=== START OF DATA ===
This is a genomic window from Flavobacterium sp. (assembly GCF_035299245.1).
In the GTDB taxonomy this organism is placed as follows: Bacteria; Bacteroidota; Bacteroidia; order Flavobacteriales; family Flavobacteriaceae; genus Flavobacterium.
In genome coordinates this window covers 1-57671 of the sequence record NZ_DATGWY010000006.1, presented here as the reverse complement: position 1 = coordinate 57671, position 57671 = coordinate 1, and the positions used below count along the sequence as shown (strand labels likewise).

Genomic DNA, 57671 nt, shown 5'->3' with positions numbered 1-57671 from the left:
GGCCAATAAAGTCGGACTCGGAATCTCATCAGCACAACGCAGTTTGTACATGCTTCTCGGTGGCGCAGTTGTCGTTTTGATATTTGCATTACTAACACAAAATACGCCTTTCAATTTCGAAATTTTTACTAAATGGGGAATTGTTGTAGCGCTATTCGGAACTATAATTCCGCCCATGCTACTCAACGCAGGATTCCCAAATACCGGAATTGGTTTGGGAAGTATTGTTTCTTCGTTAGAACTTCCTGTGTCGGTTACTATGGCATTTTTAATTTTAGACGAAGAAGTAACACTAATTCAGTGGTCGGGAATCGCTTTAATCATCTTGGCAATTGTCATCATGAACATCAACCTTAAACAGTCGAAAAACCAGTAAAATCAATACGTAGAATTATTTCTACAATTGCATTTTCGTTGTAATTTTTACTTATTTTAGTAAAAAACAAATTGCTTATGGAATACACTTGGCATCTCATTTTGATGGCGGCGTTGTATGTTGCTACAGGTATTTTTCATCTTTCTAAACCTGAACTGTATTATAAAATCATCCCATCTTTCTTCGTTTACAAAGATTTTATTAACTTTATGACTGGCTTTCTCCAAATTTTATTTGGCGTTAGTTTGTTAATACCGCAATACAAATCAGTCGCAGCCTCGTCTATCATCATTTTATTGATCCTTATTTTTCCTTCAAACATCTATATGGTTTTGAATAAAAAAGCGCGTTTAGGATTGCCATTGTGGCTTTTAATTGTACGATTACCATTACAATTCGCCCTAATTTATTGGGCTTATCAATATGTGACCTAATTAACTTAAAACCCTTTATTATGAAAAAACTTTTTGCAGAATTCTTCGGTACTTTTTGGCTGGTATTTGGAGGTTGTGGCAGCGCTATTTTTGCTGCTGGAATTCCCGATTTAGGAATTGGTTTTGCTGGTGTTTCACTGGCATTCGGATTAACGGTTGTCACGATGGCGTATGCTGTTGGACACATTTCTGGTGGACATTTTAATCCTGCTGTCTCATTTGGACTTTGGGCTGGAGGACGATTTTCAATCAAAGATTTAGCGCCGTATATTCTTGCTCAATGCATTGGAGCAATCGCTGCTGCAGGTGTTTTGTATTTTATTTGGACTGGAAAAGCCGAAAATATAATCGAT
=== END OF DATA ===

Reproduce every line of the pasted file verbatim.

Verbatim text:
This is a genomic window from Flavobacterium sp. (assembly GCF_035299245.1).
In the GTDB taxonomy this organism is placed as follows: Bacteria; Bacteroidota; Bacteroidia; order Flavobacteriales; family Flavobacteriaceae; genus Flavobacterium.
In genome coordinates this window covers 1-57671 of the sequence record NZ_DATGWY010000006.1, presented here as the reverse complement: position 1 = coordinate 57671, position 57671 = coordinate 1, and the positions used below count along the sequence as shown (strand labels likewise).

Genomic DNA, 57671 nt, shown 5'->3' with positions numbered 1-57671 from the left:
GGCCAATAAAGTCGGACTCGGAATCTCATCAGCACAACGCAGTTTGTACATGCTTCTCGGTGGCGCAGTTGTCGTTTTGATATTTGCATTACTAACACAAAATACGCCTTTCAATTTCGAAATTTTTACTAAATGGGGAATTGTTGTAGCGCTATTCGGAACTATAATTCCGCCCATGCTACTCAACGCAGGATTCCCAAATACCGGAATTGGTTTGGGAAGTATTGTTTCTTCGTTAGAACTTCCTGTGTCGGTTACTATGGCATTTTTAATTTTAGACGAAGAAGTAACACTAATTCAGTGGTCGGGAATCGCTTTAATCATCTTGGCAATTGTCATCATGAACATCAACCTTAAACAGTCGAAAAACCAGTAAAATCAATACGTAGAATTATTTCTACAATTGCATTTTCGTTGTAATTTTTACTTATTTTAGTAAAAAACAAATTGCTTATGGAATACACTTGGCATCTCATTTTGATGGCGGCGTTGTATGTTGCTACAGGTATTTTTCATCTTTCTAAACCTGAACTGTATTATAAAATCATCCCATCTTTCTTCGTTTACAAAGATTTTATTAACTTTATGACTGGCTTTCTCCAAATTTTATTTGGCGTTAGTTTGTTAATACCGCAATACAAATCAGTCGCAGCCTCGTCTATCATCATTTTATTGATCCTTATTTTTCCTTCAAACATCTATATGGTTTTGAATAAAAAAGCGCGTTTAGGATTGCCATTGTGGCTTTTAATTGTACGATTACCATTACAATTCGCCCTAATTTATTGGGCTTATCAATATGTGACCTAATTAACTTAAAACCCTTTATTATGAAAAAACTTTTTGCAGAATTCTTCGGTACTTTTTGGCTGGTATTTGGAGGTTGTGGCAGCGCTATTTTTGCTGCTGGAATTCCCGATTTAGGAATTGGTTTTGCTGGTGTTTCACTGGCATTCGGATTAACGGTTGTCACGATGGCGTATGCTGTTGGACACATTTCTGGTGGACATTTTAATCCTGCTGTCTCATTTGGACTTTGGGCTGGAGGACGATTTTCAATCAAAGATTTAGCGCCGTATATTCTTGCTCAATGCATTGGAGCAATCGCTGCTGCAGGTGTTTTGTATTTTATTTGGACTGGAAAAGCCGAAAATATAATCGAT